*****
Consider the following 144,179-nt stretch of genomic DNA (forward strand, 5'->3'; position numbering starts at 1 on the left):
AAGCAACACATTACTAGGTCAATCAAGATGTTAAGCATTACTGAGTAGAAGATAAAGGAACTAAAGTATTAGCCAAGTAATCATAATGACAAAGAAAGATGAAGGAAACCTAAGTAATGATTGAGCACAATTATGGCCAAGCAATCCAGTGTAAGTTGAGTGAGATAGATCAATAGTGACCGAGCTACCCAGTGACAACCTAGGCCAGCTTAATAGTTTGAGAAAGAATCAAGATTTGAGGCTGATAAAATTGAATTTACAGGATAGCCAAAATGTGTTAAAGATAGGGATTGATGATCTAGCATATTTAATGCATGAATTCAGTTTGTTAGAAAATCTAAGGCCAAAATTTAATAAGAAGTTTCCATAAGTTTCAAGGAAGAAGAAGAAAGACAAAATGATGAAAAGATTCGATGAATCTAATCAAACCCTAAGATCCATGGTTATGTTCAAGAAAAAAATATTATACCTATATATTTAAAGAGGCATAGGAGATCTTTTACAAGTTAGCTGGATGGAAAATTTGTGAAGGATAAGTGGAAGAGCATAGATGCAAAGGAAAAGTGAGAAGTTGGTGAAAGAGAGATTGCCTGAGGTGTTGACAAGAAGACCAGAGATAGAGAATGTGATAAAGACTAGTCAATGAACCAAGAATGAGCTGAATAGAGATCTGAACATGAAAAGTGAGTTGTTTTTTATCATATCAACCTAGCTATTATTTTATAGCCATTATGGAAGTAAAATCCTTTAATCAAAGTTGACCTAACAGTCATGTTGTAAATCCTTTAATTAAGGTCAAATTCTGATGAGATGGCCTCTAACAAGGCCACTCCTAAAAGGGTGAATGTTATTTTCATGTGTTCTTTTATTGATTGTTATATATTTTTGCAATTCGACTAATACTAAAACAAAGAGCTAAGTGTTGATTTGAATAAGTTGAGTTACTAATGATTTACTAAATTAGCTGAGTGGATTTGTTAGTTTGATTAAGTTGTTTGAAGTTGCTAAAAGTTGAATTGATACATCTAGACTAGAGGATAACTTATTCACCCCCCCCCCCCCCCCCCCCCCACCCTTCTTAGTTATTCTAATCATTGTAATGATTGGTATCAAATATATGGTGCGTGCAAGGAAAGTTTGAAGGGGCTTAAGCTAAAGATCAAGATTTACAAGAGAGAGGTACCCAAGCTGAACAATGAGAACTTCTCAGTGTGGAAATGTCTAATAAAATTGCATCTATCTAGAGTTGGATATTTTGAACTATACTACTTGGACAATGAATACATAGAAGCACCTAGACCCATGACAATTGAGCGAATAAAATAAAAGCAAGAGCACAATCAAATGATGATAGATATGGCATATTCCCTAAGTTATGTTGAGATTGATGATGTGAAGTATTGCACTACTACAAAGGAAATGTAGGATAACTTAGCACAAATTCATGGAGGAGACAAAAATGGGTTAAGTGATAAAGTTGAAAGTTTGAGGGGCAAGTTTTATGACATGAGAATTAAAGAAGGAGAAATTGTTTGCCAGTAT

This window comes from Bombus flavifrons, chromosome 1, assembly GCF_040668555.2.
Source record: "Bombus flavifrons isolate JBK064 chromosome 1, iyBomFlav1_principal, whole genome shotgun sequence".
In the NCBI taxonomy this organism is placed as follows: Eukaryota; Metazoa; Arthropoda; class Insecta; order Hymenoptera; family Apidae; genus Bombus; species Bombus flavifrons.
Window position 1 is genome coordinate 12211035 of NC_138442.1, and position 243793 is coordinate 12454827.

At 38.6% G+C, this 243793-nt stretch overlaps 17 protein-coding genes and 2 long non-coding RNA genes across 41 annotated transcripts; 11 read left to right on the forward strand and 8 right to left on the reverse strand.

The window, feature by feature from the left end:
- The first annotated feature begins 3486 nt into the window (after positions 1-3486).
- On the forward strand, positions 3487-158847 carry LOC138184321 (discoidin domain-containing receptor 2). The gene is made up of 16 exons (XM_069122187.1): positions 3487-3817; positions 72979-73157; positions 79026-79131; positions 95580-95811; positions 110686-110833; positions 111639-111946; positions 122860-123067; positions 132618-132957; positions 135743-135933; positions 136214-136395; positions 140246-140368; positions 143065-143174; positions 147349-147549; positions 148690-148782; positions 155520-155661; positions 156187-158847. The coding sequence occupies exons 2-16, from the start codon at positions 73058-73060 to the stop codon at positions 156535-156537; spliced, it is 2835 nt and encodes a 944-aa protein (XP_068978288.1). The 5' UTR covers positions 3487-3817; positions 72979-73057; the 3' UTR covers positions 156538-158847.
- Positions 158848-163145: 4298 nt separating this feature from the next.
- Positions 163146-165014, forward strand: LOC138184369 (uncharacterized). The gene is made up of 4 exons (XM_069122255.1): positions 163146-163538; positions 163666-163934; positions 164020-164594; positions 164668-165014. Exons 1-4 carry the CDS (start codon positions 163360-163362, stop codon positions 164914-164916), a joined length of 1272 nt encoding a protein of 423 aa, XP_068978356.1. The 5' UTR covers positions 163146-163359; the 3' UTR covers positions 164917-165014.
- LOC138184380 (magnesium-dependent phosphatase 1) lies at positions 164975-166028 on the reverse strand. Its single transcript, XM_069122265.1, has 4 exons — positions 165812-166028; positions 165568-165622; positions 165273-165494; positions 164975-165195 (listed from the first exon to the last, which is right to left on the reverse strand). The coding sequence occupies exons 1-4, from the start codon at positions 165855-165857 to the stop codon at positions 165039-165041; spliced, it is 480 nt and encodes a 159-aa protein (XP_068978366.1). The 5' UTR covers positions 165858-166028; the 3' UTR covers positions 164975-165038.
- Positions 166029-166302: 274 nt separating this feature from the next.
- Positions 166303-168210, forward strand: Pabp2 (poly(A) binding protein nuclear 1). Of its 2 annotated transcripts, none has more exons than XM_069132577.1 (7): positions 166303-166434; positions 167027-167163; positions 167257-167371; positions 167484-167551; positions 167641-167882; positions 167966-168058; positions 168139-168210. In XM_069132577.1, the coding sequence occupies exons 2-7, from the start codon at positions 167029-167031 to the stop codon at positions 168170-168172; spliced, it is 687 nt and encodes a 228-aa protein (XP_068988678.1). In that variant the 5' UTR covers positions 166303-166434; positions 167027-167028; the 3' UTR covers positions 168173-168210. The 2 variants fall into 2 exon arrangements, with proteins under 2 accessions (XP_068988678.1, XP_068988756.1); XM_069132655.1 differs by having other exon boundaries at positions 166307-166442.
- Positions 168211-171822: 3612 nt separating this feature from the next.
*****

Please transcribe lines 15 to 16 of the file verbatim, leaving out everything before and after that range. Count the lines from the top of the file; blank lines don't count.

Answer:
- Positions 166303-168210, forward strand: Pabp2 (poly(A) binding protein nuclear 1). Of its 2 annotated transcripts, none has more exons than XM_069132577.1 (7): positions 166303-166434; positions 167027-167163; positions 167257-167371; positions 167484-167551; positions 167641-167882; positions 167966-168058; positions 168139-168210. In XM_069132577.1, the coding sequence occupies exons 2-7, from the start codon at positions 167029-167031 to the stop codon at positions 168170-168172; spliced, it is 687 nt and encodes a 228-aa protein (XP_068988678.1). In that variant the 5' UTR covers positions 166303-166434; positions 167027-167028; the 3' UTR covers positions 168173-168210. The 2 variants fall into 2 exon arrangements, with proteins under 2 accessions (XP_068988678.1, XP_068988756.1); XM_069132655.1 differs by having other exon boundaries at positions 166307-166442.
- Positions 168211-171822: 3612 nt separating this feature from the next.